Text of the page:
Question about LG DLE5977 Stainless Steel Electric Dryer

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Burnt smell on dryer

I own a LG DLE5977S and just moved into an older house requiring me to switch from a 4 prong pigtail to a 3 prong pigtail. As soon as I plugged it in I notice that it was louder than when I remember. I stopped it and noticed that the back seemed hot and I smelt "burnt hair."

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Hello fyffeta,
3 or 4 prong power should have no bearing on the dryer performance..3 prong provides 2 power feed lines and a neutral versus a 4 prong system that provides the same two power feeds, a neutral and a ground.. so performance wise.. you should not expect any. The fact that it sounds louder is subjective and may be a function of the move. whereby something inside the dryer shifted a little when transporting it.. or the accoustics of the new room. If you smell something burning then I would check the exaust duct system for any material and/or restrictions.. It is possible that by moving your dryer..some lint, fibers from clothes or even human hair may have been dislodged and found there way into the blower/heater region and are burning off.. With the plug disconnected..Make sure your power cable terminations at the dryer are all snug. a loose connection there is dangerous and is resistive ( which means it will get hot) and in some cases.. could cause a fire so check that carefully..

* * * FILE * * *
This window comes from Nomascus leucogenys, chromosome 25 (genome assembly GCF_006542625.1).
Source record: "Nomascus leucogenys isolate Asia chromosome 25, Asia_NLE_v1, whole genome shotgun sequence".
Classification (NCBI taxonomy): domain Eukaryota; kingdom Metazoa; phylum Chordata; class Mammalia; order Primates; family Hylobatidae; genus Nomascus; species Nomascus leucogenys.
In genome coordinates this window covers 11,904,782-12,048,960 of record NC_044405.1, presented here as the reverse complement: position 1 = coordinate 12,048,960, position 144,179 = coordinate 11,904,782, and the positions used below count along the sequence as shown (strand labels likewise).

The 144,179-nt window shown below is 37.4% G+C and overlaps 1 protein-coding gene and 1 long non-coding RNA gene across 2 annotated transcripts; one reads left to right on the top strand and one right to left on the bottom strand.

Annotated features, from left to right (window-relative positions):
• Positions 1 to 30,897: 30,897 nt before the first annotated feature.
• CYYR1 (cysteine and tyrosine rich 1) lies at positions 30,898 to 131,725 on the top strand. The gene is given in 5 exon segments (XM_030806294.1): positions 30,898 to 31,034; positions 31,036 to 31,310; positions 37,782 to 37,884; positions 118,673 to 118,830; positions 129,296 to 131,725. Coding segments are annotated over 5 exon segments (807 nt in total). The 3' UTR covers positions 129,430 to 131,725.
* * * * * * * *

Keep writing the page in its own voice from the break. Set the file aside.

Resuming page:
In all probability..you may just have some lint or something that shifted during the move and is burning away...
Good Luck
Rick

Posted on Jan 03, 2009

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My Gibson dryer has a three prong plug on it.I


The National Electrical Code began requiring 4-prong receptacles for 220-volt residential circuits in 2000, but it doesn't prohibit you from using your older dryer with a 3-prong cord. Instead, it allows you to change the cord so that the dryer can be plugged into a modern receptacle, and the procedure isn't very complicated. Four-prong dryer cords, or pigtails, are available at hardware and electrical supply stores, and usually cost less than $20. To make the switch, you'll need a green ground screw to attach to the dryer body so the machine can be grounded by the ground wire.